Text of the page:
Jack Kontney /
Originally featured on BroadcastEngineering.com
DTV transition delay to have no effect on TVBDs
With the move of the DTV transition now delayed until June 12, the Federal Communications Commission is continuing its process to develop rules of engagement for the development and approval of TV band devices, commonly called white space devices. TVBDs will operate in the unused TV spectrum below 698MHz, with the provision that they not interfere with broadcast TV or wireless microphone systems.
To ensure that its policy of aggressive prevention of harmful interference is effective, the FCC will require TVBDs to incorporate a number of safeguards, including spectrum-sensing and use of a geolocation frequency database. Technology firms also have formed a White Spaces Database Group. The database will track all broadcast TV stations and will permit the registration of wireless microphone systems for protected operation at specific times and locations. In theory, TVBDs will query the database for available frequencies, then use frequency-sensing to avoid unregistered wireless systems in operation. It is also worth noting that, as is currently the case, wireless microphone systems will be responsible for avoiding interference with each other.
One company that has positioned itself to help is Spectrum Bridge, which hopes to track, acquire and broker availability of unused TV spectrum to potential users. Recently, the company launched a new Web site, ShowMyWhiteSpace.com, which allows anyone to see which TV channels are currently available at any given street address in the United States. The site also allows wireless microphone users to preregister their information with Spectrum Bridge, which will ensure its secure delivery to a white spaces database manger once this functionality is formalized by the FCC and launched.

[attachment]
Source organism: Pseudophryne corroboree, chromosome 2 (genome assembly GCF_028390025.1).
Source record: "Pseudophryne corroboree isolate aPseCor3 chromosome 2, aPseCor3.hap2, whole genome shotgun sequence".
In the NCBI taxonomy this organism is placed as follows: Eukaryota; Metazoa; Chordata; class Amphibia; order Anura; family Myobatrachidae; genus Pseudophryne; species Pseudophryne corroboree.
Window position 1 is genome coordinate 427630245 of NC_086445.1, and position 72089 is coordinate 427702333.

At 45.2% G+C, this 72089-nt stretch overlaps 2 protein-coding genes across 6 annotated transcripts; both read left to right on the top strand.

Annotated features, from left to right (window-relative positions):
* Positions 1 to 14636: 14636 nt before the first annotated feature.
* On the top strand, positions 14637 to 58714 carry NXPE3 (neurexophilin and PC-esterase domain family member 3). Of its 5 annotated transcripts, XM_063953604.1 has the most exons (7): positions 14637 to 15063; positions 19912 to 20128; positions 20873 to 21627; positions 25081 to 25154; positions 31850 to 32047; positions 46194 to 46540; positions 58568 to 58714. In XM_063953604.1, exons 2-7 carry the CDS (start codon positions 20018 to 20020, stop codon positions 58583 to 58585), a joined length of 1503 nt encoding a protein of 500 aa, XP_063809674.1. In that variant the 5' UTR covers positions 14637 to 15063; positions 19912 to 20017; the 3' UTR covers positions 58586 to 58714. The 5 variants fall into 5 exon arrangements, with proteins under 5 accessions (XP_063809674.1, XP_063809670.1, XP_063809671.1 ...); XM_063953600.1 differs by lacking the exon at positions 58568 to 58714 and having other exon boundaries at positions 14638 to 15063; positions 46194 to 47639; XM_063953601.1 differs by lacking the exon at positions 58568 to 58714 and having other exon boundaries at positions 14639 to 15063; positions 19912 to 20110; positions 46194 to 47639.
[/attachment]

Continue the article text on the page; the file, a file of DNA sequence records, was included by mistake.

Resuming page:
The number of open TV channels in any given location varies widely, with major urban areas being very crowded and rural communities boasting vast expanses of available bandwidth. Technology companies, along with the government, are hopeful that this, along with the new licenses auctioned off last year in the 700MHz band, will result in the proliferation more powerful and lower-cost broadband Internet access.
Still at issue are the physical requirements of the devices themselves, and the FCC certification requirements that must be met before TVBDs can be offered for sale to the public. The commission is currently accepting input from interested parties to help set standards that will meet its goals of protecting broadcast TV and wireless microphone operation while fostering the next generation of advanced consumer wireless devices.